SEOUL, South Korea (AP) -- Helicopters sprayed tear gas on militant auto workers using slingshots to shoot nuts and bolts at riot police Tuesday amid a tense labor dispute at the main factory of an ailing South Korean automaker.
Hundreds of fired Ssangyong Motor Co. workers have been occupying part of the company's plant in Pyeongtaek, some 45 miles (70 kilometers) south of Seoul, for two months to protest massive job cuts that are part of a restructuring plan.
South Korea's fifth-largest automaker has been in court-approved bankruptcy protection since February after falling sales and mounting red ink raised questions about its survival as a company.
Lee Won-muk, a Ssangyong spokesman, said an estimated 500-600 people are occupying a paint shop at the factory. Some 2,000 riot police were deployed outside of the factory while 1,000 others were inside the plant grounds, said an officer with the Gyeonggi provincial police.
The officer, who spoke on condition of anonymity as he was not authorized to speak to media, said there were no major clashes, though confirmed that some workers fired slingshots. He said about 600 workers were either inside the paint factory or on the roof.
Police used two helicopters to drop liquid tear gas on protesters atop the paint shop, he said.
On Monday, riot police entered the grounds of the factory, which houses Ssangyong's only assembly line, along with a court official calling on the workers to give up.
Violent labor disputes are not unusual in South Korea, and riot police are often deployed, though major clashes resulting in deaths are rare. In this case, however, the location of the standoff has raised fears of a bloody ending.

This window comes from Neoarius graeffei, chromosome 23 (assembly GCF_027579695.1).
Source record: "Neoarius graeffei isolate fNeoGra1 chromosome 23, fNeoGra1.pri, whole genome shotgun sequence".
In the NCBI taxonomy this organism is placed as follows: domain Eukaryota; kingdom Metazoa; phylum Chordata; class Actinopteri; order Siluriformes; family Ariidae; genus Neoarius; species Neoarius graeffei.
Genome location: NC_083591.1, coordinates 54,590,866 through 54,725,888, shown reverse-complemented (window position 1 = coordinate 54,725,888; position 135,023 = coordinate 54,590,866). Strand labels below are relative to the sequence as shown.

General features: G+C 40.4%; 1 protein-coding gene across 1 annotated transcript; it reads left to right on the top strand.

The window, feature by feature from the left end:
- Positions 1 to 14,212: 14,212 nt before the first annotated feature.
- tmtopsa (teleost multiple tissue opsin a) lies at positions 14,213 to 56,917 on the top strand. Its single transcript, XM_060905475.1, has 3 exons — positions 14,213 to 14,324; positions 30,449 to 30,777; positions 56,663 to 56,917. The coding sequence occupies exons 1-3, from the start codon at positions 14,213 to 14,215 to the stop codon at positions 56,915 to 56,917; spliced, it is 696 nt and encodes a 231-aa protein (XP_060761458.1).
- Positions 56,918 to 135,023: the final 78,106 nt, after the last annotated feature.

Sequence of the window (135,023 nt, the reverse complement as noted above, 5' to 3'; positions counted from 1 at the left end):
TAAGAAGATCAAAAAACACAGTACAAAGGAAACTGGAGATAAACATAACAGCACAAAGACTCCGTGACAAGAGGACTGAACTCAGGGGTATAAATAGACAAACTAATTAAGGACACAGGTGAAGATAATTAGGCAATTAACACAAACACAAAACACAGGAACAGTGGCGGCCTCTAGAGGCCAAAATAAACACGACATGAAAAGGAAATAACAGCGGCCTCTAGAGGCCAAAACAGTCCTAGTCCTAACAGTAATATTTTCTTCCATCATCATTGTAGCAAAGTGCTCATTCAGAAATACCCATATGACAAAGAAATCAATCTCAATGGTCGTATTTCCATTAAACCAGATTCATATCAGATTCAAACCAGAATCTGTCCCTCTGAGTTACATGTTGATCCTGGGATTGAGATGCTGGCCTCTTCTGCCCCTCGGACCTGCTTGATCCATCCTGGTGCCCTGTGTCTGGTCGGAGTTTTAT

Media reports said the paint shop contains flammable materials that could potentially ignite amid a major clash. The Hankyoreh newspaper expressed fears that a police assault could result in a "second Yongsan" -- a reference to a battle between police and squatters in Seoul earlier this year that left six people dead.
"We're fully ready to move in, but haven't set the timing because a lot of flammable material, such as paint and thinner, is scattered in the paint shop," the police officer said. "For now, it is difficult to move in."
Union spokesman Lee Chang-kun said the workers will try to resist if police launch an assault and suggested such a fight could turn bloody.
"If police decide to move in, then it would mean that they don't care even if dozens die," he said.
Gas, water and food supplies to the paint shop were cut off several days ago to pressure the protesters, but they are believed to have stocked up on enough food and other necessities to hold out for a considerable time, said Lee Won-muk, the company spokesman. Electricity remains on because it is necessary to keep paint at the factory fluid, he said.
There has been no dialogue to defuse the row since late June when Ssangyong's labor union rejected a compromise offer from management to rehire some of the workers by 2012 and give others opportunities to retire with more benefits or help to find other jobs, Lee said.
Union spokesman Lee Chang-kun said the company should present a better proposal regarding the layoffs. Lee Won-muk said the company has no plan to do so.
"An inflexible struggle that disregards reality earns no sympathy," the Hankook Ilbo newspaper said in an editorial Tuesday criticizing the workers' stance.
The Hankyoreh argued against an assault, saying that "deploying police force will never suffice as a resolution to the situation."
As part of its bankruptcy protection process, Ssangyong has been carrying out a major restructuring, aiming to shed 2,646 workers, or 36 percent of its work force. Some 1,670 have left the company voluntarily though nearly 1,000 opposed the move. Some were later fired, company spokesman Lee said.
Ssangyong mostly manufactures light SUVs and a luxury sedan.
Ssangyong is majority-owned by Shanghai Automotive Industry Corp., one of China's largest vehicle manufacturers, though it lost management control amid the bankruptcy protection process.
Ssangyong says that the production stoppage has cost it 230 billion won ($184.1 million) in lost output.
Associated Press writers Kelly Olsen, Kwang-tae Kim and Wanjin Park contributed to this report.